Namakaran, or naming of the child, is the first real ceremony held for the newborn child. It is usually held on the twelfth day of the child’s birth, though, according to one convention, it can be held on any day after the tenth day, and before the first birthday.
The twelfth day is also when the child’s horoscope is formally drawn up.
The first ten days after birth are considered an ‘impure’ time for the mother and child. On the twelfth day, the mother and child are given a ritual bath. The mother swathes the baby in a piece of new cloth, applies kajal to its eyes, and makes a little beauty mark on the cheek.
The baby is then placed in the father’s lap to be blessed. The priest offers prayers to all the gods and to Agni, the god of fire and the purifying factor, the elements, and the spirits of the forefathers, and entreats them to bless and protect the child. He also places the sheet on which the child’s horoscope is written, in front of the image of the deity, for its blessings.
Then, the father leans towards the baby’s right ear, and whispers its chosen name. Usually, the father does not whisper directly into the child’s ear, but uses a betel leaf or its silver imprint, or a few leaves of kusa grass to direct the words to the child’s ear.
The Rig Veda prescribes the formula of giving a name with four components: the nakshatra name, the name of the deity of the month, the family deity’s name, and the popular name by which the child will generally be addressed.
This system, however, is rarely followed these days. The usual practice is to give one formal name and, if necessary, a short name by which the child will be called.
Some people coin a suitable name from a combination of the parents’ names. In certain communities, the first child is named after the paternal grandparent; in others, the first son is given the same name as the father. Sometimes, the baby is named after the nakshatra, or star, of its birth. The child could also be named after the family deity or guru.
After the naming ritual is over, friends and relatives who have come for the ceremony then bless the child and touch some honey or sugar to its lips. It is a moment of all-round happiness if the baby smacks its lips.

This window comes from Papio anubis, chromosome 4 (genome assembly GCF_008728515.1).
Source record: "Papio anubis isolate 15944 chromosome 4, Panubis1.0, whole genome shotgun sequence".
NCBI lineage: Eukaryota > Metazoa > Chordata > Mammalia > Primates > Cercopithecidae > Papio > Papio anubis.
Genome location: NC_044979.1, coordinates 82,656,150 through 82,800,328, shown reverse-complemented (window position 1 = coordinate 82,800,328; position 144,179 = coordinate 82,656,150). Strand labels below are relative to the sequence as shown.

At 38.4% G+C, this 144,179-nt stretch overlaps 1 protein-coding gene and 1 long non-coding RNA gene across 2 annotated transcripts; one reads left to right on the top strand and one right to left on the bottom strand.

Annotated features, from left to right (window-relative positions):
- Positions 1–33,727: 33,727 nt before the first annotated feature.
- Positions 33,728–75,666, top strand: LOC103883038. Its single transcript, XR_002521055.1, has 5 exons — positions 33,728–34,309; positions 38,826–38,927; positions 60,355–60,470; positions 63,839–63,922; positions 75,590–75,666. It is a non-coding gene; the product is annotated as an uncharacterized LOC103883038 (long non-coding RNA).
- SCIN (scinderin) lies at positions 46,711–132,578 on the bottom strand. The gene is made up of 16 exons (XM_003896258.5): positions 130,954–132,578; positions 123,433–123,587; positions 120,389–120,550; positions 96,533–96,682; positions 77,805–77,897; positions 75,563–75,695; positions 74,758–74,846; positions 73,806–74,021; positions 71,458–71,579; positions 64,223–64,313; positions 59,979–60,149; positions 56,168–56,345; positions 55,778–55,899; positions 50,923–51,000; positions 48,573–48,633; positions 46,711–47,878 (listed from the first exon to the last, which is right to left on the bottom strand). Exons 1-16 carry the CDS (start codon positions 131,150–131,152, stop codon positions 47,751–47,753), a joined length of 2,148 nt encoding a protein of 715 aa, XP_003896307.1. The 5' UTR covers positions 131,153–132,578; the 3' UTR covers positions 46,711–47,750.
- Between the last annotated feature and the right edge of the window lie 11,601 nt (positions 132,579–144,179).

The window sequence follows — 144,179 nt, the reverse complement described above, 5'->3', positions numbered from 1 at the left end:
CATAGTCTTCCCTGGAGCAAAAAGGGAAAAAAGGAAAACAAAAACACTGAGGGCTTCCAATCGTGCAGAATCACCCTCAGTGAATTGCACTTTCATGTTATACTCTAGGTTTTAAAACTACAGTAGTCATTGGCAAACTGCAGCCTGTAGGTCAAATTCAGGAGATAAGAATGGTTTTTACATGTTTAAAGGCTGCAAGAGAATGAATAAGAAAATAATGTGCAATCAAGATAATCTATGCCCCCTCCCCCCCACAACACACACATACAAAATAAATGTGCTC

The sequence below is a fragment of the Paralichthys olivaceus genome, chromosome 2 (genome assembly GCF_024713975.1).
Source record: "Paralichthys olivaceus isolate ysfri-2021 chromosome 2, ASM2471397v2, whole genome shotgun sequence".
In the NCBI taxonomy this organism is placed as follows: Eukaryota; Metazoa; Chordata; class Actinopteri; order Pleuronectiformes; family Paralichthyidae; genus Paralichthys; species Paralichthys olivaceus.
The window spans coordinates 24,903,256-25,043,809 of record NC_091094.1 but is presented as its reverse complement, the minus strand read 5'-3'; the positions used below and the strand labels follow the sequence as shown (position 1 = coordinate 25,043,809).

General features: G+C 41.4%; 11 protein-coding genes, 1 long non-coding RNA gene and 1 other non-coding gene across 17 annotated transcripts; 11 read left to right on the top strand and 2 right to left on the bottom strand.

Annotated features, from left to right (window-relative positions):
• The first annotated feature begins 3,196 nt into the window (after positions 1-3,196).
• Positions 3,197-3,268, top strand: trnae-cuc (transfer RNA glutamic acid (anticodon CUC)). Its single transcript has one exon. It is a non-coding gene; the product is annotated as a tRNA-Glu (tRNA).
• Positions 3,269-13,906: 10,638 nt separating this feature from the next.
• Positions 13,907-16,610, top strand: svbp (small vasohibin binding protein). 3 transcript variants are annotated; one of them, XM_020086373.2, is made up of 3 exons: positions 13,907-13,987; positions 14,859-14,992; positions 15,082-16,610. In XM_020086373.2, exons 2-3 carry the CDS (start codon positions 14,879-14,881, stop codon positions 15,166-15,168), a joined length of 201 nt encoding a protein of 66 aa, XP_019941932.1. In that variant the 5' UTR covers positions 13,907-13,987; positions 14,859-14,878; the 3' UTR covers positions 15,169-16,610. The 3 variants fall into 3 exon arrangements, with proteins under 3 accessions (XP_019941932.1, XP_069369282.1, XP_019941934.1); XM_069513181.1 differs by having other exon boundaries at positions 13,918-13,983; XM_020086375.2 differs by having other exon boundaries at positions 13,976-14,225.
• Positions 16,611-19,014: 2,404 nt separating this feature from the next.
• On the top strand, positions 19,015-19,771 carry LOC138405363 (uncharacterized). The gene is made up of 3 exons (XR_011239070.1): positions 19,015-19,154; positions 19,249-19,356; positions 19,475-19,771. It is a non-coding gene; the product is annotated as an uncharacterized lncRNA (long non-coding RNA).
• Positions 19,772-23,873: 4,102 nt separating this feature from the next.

Azaan is the first call to prayer for Muslims. It is first given when a child is born.
After the child is given a bath, an elderly member of the family or neighbourhood, or the moulvi, is invited to recite the azaan. He recites the azaan in the child’s right ear and the Iqamat in the left ear.
The words of azaan are as follows:
Allahu Akbar (four times), Asyhadu allaa ilaaha illallah (twice), Asyhadu anna Muhammadun-rasulullah (twice), Hayya ‘alas-shalah (twice), Hayya ‘alal falaah (twice), Allahu Akbar (twice), Laa ilaaha illallah.
(God is the greatest. I avow that only God is adorable. I avow that only God is fit to be worshipped. I avow that Mohammed is God’s prophet. Come for prayer. Come to get goodness, come to get success. God is the greatest. Only God is fit to be worshipped.)
For the Iqamat, the words Qad qamatissalah are recited twice at the end, asking the person to stand up since prayer is about to begin.
The reason why the azaan is recited to the child is that as soon as he is born, the first thing he should hear is God’s name and the call for His worship.
At this time, a tiny bit of a date chewed by the elder of the family or community is placed in the child’s mouth, signifying the hope that the child would absorb the good qualities of the elder.
At the end of the recital of the azaan, sweets are distributed among those present at the occasion.
The custom of reciting azaan to a newborn child was started by Prophet Mohammed.
The azaan is also routinely given from mosques, as a general call for Muslims to assemble for prayer.
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